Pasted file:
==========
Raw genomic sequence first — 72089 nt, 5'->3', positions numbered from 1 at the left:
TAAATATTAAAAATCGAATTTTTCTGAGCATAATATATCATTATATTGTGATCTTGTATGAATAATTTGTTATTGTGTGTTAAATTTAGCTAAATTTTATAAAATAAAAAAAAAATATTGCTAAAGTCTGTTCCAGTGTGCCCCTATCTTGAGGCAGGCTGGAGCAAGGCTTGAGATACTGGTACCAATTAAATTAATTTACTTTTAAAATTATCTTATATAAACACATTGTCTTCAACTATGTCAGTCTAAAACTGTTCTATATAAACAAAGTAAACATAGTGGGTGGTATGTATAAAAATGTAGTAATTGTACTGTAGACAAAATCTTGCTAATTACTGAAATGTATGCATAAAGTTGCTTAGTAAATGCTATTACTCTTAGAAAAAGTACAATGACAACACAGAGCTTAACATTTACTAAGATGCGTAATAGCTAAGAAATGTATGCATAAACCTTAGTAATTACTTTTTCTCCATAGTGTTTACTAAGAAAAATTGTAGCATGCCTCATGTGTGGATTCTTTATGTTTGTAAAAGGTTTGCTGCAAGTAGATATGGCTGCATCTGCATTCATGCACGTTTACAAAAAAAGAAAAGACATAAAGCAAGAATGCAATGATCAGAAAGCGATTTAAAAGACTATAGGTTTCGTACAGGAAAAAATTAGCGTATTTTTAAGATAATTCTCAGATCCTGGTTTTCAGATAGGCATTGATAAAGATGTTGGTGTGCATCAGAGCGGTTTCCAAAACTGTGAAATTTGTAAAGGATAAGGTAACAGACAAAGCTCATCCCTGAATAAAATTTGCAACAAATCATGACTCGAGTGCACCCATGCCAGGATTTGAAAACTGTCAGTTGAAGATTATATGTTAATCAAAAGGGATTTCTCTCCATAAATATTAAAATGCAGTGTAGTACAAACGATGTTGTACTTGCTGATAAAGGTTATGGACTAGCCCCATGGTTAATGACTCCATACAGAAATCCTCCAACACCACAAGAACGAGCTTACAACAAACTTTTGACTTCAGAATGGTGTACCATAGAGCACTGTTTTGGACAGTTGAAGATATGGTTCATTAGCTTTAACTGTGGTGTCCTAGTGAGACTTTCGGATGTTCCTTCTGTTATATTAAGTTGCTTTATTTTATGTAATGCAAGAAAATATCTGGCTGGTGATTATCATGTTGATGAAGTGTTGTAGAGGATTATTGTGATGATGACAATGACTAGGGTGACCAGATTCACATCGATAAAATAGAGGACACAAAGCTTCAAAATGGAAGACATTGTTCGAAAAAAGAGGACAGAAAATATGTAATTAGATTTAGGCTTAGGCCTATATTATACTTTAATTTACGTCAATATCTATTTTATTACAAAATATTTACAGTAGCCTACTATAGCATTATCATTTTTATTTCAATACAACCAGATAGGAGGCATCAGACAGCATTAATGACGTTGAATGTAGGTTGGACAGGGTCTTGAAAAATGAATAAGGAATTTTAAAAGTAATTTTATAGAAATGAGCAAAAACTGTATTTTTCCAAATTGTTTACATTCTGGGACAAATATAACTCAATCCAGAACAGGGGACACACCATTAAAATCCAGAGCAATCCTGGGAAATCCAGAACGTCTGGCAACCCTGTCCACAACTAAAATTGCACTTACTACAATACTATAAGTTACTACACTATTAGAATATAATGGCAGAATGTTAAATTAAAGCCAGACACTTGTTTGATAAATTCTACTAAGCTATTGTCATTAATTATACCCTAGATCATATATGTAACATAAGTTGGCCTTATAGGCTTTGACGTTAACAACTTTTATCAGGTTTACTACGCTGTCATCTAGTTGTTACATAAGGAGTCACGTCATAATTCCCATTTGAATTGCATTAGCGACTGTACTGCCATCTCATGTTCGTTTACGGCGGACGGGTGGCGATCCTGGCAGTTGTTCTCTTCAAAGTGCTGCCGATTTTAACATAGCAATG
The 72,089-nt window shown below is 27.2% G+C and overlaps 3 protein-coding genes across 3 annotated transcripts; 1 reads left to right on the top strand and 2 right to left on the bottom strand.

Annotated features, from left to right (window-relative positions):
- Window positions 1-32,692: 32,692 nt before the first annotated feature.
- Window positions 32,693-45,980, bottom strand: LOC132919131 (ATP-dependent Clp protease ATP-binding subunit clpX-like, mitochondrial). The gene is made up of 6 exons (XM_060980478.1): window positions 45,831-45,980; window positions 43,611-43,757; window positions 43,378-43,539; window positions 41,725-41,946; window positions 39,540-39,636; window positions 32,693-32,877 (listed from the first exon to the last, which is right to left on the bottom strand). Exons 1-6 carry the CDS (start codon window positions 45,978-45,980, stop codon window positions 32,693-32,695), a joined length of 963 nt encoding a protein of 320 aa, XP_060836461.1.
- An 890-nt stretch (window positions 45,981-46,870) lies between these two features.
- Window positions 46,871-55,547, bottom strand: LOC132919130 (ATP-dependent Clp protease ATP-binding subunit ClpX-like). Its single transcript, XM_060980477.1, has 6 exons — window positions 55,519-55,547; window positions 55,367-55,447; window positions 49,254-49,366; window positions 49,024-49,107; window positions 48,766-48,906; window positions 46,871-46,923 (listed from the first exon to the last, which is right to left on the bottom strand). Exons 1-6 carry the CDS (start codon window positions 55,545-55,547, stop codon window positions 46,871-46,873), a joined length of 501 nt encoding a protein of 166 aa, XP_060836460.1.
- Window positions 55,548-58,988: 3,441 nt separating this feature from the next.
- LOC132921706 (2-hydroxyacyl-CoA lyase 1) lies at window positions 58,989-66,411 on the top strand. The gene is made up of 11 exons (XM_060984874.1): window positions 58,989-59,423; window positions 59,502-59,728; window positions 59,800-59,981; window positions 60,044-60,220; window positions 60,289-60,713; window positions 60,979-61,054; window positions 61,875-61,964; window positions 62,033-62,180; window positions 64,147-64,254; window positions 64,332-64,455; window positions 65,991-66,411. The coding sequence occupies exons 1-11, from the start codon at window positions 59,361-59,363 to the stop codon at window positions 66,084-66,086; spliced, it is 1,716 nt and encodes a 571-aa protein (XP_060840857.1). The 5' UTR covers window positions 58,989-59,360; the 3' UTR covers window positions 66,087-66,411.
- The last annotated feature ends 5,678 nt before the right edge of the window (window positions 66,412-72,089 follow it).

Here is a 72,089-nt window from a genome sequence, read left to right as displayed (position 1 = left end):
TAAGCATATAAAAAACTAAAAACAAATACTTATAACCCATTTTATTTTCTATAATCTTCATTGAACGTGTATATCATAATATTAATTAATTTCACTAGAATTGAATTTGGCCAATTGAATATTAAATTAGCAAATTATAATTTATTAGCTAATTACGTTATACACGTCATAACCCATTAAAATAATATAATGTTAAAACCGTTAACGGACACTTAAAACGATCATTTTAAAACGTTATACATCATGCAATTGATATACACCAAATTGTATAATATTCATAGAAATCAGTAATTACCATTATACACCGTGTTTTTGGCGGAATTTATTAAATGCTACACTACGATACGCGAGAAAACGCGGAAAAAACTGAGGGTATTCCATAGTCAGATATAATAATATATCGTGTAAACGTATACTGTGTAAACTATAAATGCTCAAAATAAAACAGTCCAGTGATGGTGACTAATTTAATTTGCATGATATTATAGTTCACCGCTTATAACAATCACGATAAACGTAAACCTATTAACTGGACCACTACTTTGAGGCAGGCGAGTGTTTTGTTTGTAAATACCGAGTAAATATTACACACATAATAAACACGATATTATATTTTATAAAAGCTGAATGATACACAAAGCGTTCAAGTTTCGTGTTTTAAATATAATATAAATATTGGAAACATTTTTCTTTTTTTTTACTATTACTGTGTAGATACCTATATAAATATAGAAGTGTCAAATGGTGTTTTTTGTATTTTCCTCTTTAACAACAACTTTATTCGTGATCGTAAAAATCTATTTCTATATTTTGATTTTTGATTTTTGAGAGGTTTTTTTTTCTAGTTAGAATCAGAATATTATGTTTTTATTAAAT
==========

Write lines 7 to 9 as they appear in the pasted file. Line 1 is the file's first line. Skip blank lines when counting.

- An 890-nt stretch (window positions 45,981-46,870) lies between these two features.
- Window positions 46,871-55,547, bottom strand: LOC132919130 (ATP-dependent Clp protease ATP-binding subunit ClpX-like). Its single transcript, XM_060980477.1, has 6 exons — window positions 55,519-55,547; window positions 55,367-55,447; window positions 49,254-49,366; window positions 49,024-49,107; window positions 48,766-48,906; window positions 46,871-46,923 (listed from the first exon to the last, which is right to left on the bottom strand). Exons 1-6 carry the CDS (start codon window positions 55,545-55,547, stop codon window positions 46,871-46,873), a joined length of 501 nt encoding a protein of 166 aa, XP_060836460.1.
- Window positions 55,548-58,988: 3,441 nt separating this feature from the next.